Distinguishing between the symptoms of multiple sclerosis (MS) and those of other conditions can be difficult at times. One year after I was diagnosed with MS, I began to experience problems with both of my hands. They became clumsy, painful, stiff, tingly, and numb, while my forearms were painful. I initially suspected MS because symptoms that had led to my eventual MS diagnosis included weakness and numbness in my left arm, hand, and last two fingers.
But this presumed MS attack was somewhat different. It affected both hands and caused pain in my fingertips that made touching anything — like piano keys or a computer keyboard — excruciatingly painful. I was dropping things and couldn’t continue to do the things I loved and needed to do.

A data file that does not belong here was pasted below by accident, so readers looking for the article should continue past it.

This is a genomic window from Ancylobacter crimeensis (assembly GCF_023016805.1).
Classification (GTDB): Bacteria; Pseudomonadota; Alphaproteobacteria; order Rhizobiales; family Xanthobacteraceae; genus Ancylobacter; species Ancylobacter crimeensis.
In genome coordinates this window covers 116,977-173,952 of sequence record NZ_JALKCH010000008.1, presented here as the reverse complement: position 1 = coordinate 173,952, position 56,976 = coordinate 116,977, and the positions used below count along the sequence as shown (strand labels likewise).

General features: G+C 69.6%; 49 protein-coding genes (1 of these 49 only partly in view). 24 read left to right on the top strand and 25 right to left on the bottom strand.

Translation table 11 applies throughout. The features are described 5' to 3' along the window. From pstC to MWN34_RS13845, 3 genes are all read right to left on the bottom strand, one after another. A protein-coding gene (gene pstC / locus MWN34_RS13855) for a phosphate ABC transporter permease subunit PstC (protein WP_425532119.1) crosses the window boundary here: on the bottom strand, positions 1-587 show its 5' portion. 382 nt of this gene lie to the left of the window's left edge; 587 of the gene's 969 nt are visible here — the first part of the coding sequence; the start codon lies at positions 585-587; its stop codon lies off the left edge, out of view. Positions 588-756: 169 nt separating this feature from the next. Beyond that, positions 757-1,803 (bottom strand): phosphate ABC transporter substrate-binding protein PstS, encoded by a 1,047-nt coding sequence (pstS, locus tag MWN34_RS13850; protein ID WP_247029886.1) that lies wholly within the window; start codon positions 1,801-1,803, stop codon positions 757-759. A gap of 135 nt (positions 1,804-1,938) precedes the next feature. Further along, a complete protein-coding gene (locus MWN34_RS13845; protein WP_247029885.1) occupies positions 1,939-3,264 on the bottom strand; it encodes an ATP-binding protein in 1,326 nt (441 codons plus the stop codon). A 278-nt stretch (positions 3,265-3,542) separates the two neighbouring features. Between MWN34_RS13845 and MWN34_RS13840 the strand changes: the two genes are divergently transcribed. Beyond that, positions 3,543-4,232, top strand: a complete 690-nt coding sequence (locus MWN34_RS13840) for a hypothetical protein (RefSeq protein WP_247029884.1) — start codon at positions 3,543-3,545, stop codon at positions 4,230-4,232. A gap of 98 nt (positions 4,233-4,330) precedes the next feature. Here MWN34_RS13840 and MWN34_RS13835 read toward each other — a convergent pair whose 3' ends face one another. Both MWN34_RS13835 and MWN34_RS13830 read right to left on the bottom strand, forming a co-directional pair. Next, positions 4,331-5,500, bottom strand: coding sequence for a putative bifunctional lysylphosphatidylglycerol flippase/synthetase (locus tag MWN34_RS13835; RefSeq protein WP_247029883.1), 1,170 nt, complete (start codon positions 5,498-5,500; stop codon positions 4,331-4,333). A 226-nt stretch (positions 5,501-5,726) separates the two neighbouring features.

My neurologist examined me carefully. He checked my strength, coordination, and reflexes. He flicked my middle fingernails looking for the Hoffmann reflex. He tapped the area over my wrists (Tinel’s test) and had me hold my hands in a reverse prayer position (Phalen) to see if either maneuver elicited additional tingling or numbness in my fingers. None of these tests are definitive, but they can be helpful in diagnosing carpal tunnel syndrome (CTS).
Read this post in its entirety:
Weakness, Numbness, and Tingling in My Hands: Is It MS or Carpal Tunnel Syndrome?